sity often assures that back pay-
ments are met by the withholding
of grades. Because of this type of
agreement many realtors do not
feel the necessity for parents co-
signing leases even the the in-
dividual girls are under age.
Another of the stipulations re-
sulting from the approval of these
privileges was that women under
twenty one must live in housing
approved by the University. How-
ever, the apartment rights were
also restricted to only those build-
ings which were already com-
pleted in order to ensure that
the individuals didn't get stranded
in case the proposed dwelling
wasn't completed on time.

lh _--- - ~i

APARTMENT

S

GALORE

NEW AND OLD BUILDINGS
FALL RENTALS

Apartments offer many outlets for creative talents, such as cooking. For those untalented souls there are
always hungry girls or a wide variety of "do-it-yourself" cookbooks.

213 E. Washington
212 E. Huron

409 E. Kingsley
415 E. Lawrence
552 Monroe
718 Monroe
808 Tappan
825 Tappan
808 Oakland
816 Hill
NO 5-9405

912 Oakland
1015 Church
1009 Church
1 106 Oakland
1110 Oakland
1611 State
1223 Hill
607 H ill,
408-410 Hill

315 Catherine
820 McKinley
824 McKinley

SOME SUMMER
SUBLETS
AVAILABLE-

Looking back now in retrospect,
almost one year later, it is neces-
sary to examine the repercussions
and general effect on college liv-
ing the ruling has caused. In or-
der to obtain a comprehensive
picture of the effects it has had,
the other modes of living available
to junior women must be examin-
ed-namely the dormitory and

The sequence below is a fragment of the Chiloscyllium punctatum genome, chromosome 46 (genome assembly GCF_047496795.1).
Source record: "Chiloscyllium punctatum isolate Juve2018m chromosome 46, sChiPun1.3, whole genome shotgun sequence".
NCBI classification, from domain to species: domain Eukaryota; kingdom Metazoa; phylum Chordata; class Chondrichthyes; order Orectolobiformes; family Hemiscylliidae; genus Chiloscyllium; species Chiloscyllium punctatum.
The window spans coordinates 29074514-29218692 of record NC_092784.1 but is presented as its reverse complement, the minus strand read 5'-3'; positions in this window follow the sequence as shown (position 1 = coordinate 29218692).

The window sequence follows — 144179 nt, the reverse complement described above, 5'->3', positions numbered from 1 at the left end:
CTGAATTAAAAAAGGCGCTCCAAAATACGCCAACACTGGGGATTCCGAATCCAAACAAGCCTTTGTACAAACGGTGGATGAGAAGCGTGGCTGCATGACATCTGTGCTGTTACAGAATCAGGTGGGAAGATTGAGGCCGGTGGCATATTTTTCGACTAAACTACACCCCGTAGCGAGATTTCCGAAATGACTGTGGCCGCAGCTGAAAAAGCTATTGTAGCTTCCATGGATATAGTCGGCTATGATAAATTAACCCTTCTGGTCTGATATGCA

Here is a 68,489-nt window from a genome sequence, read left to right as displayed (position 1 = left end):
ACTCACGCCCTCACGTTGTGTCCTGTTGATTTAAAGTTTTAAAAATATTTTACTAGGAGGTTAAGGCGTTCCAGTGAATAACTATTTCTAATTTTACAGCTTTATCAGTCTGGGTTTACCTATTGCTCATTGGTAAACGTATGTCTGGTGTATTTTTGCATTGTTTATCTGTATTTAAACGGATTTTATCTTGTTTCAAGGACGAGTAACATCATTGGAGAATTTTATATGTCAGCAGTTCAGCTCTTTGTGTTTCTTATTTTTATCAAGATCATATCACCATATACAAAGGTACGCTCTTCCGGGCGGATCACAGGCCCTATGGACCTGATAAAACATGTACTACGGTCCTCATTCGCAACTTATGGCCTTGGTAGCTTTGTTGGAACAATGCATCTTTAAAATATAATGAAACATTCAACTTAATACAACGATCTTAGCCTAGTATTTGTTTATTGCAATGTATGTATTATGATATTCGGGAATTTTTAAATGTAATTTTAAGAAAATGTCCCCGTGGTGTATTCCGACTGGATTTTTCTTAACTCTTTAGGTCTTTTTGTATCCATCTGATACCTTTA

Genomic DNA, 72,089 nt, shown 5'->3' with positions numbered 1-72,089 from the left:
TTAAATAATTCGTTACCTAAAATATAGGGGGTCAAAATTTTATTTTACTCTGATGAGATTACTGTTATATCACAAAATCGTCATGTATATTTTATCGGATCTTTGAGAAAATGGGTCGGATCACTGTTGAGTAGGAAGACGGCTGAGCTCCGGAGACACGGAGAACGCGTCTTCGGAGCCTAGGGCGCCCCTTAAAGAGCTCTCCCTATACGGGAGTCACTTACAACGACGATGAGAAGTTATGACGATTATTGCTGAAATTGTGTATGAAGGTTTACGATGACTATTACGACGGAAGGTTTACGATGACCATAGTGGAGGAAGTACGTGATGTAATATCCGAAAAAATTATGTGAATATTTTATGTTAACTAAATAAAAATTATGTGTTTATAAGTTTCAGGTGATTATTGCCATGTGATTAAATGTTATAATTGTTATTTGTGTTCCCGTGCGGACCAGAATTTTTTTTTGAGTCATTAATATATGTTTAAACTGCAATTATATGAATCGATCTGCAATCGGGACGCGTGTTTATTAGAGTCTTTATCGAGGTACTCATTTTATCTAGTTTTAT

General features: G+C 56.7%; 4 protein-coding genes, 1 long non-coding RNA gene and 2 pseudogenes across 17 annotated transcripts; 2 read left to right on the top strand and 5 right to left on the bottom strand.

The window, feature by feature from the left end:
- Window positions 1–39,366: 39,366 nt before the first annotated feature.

sorority systems.
Until the new ruling, these were
the only two possibilities open to
junior women. If they wished to
get out of the dormitory system
before they were a senior, the
only way they could do so was
by joining a sorority. Besides being
an escape from the dorm, the
sorority house presented many ap-
pealing advantages. Primarily it
represented a smaller, more close-
ly knit living unit where an in-
dividual could feel more at home
than amongst the seeming multi-
tude housed in the dorm. The

415-417 Benjamin
PATRICK J. PULTE

APARTM]
LIFE
IN
ANN APt

214 East Huron

1

AIPARTML 1EN TS ILIIMITIE ID

Among the advantages of apartment life are privacy and quiet, although exceptions have
been known to occur. Apartments are especially noted for their social advantages, such as
co-educational studying.

THE PARK PLAZA, 1320 SOUTH UNIVERSITY

Although there are only a few openings left in the Park Plaza, APARTMENTS LIMITED still has openings in such conven
iently located buildings as The Park Place (1016 Oakland), The Forest Plaza (933 Forest), The Tappan Plaza~ (848 Tappan),
The Monroe Plaza (608 Monroe), The Wilmot Plaza (1337 Wilmot), and The Park Forest (911 Forest)

All locations offer the elegance of wall-to-wall carpeting, the luxury 'of built-in air-conditioning, the eye-catching

I F '- ,

beauty of professionally designedinteriprs, and the conrenience of the

st modern

appliances. All hallways

,x

are carpet-

a In. a~ puAjI ngs Omer-unIUeI(cover 011 street *parwing.

APARTMENTS LTD.
610 S. Forest 663-0511